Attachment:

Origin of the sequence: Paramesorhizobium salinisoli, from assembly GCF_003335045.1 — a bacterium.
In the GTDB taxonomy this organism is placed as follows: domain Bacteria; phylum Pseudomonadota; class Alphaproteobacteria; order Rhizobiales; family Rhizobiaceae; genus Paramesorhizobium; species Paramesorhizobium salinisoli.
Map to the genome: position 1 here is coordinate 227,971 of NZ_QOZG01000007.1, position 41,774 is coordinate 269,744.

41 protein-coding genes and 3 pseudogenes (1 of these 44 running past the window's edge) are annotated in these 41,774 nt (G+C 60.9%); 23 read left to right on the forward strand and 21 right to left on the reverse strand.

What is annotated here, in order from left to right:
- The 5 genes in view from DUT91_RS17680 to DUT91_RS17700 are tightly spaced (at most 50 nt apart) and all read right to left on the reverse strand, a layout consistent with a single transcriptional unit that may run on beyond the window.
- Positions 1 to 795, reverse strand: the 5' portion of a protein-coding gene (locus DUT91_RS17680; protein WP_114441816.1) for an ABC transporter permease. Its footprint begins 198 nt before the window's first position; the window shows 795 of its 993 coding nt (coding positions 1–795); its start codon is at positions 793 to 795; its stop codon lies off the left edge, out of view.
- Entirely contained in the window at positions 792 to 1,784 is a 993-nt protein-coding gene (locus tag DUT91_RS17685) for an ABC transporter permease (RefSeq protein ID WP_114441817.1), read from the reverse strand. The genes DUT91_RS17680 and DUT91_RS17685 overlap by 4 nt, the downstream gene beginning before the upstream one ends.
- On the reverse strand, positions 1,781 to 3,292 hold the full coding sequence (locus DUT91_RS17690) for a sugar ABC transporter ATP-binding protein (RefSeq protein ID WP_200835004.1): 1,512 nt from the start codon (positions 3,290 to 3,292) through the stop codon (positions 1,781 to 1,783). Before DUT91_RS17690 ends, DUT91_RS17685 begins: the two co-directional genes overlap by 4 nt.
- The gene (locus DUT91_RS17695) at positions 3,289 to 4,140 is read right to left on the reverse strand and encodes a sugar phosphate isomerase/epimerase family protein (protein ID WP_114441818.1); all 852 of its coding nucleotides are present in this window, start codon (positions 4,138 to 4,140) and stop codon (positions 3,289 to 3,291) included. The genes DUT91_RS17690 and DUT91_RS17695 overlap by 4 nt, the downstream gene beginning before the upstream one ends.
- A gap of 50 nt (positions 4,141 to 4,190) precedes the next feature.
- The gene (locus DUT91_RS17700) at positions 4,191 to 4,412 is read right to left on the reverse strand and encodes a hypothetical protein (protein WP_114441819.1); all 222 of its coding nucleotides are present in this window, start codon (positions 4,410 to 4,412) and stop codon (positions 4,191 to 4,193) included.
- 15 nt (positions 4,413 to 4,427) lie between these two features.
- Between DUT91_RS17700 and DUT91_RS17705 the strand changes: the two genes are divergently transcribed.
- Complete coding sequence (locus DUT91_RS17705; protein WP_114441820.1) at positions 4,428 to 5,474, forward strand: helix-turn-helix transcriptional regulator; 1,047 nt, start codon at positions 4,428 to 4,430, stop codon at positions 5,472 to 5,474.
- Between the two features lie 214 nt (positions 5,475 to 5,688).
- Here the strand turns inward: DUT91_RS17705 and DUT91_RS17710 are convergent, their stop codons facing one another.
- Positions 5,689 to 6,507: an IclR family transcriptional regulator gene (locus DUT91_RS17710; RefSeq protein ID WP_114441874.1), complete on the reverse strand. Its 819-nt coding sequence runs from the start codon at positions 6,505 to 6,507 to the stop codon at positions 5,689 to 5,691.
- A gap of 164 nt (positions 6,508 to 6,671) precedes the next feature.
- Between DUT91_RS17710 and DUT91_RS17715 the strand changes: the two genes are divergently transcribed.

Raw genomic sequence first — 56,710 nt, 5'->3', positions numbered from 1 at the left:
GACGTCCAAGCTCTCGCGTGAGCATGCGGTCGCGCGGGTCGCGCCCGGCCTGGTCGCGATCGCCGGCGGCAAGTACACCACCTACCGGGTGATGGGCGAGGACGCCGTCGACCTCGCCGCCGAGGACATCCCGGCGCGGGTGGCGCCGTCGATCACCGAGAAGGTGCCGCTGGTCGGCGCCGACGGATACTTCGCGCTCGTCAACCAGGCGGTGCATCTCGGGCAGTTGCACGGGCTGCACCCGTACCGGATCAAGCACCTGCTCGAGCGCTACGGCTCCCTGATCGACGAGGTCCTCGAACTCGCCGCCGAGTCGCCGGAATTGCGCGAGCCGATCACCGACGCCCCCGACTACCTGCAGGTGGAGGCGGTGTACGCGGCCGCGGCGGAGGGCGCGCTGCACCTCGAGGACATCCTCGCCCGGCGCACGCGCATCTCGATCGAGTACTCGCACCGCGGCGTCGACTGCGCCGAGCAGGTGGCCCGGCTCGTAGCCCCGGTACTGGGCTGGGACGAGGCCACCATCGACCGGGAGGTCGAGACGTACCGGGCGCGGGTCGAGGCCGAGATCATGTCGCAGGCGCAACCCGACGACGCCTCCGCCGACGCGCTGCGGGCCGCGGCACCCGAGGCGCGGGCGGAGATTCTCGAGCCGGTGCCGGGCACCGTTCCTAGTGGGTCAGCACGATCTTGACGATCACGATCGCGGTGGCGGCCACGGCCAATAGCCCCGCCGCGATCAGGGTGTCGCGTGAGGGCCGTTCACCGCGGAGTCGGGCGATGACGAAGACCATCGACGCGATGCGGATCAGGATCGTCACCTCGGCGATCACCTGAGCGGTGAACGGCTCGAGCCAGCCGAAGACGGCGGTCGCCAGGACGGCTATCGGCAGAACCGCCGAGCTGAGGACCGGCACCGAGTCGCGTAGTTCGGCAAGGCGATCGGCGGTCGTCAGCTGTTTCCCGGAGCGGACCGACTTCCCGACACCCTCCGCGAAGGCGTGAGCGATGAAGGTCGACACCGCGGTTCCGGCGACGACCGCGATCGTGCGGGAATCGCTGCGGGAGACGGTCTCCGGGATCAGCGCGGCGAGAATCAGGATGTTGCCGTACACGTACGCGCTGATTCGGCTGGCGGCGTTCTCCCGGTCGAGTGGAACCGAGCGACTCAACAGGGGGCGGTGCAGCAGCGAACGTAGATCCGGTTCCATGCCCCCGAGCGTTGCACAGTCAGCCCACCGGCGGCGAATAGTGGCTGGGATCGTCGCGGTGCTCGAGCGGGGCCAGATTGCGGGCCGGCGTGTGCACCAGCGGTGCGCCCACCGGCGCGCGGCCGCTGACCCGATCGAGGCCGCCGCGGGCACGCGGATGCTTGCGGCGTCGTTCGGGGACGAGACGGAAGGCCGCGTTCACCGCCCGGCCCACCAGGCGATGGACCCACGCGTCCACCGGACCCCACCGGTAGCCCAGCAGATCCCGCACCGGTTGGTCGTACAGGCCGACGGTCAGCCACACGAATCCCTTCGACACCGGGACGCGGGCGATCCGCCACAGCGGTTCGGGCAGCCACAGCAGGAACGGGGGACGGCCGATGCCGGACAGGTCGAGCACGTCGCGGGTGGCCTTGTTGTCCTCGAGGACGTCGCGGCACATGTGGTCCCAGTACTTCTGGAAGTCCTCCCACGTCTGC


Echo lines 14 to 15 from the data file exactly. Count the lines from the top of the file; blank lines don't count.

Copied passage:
- Between DUT91_RS17700 and DUT91_RS17705 the strand changes: the two genes are divergently transcribed.
- Complete coding sequence (locus DUT91_RS17705; protein WP_114441820.1) at positions 4,428 to 5,474, forward strand: helix-turn-helix transcriptional regulator; 1,047 nt, start codon at positions 4,428 to 4,430, stop codon at positions 5,472 to 5,474.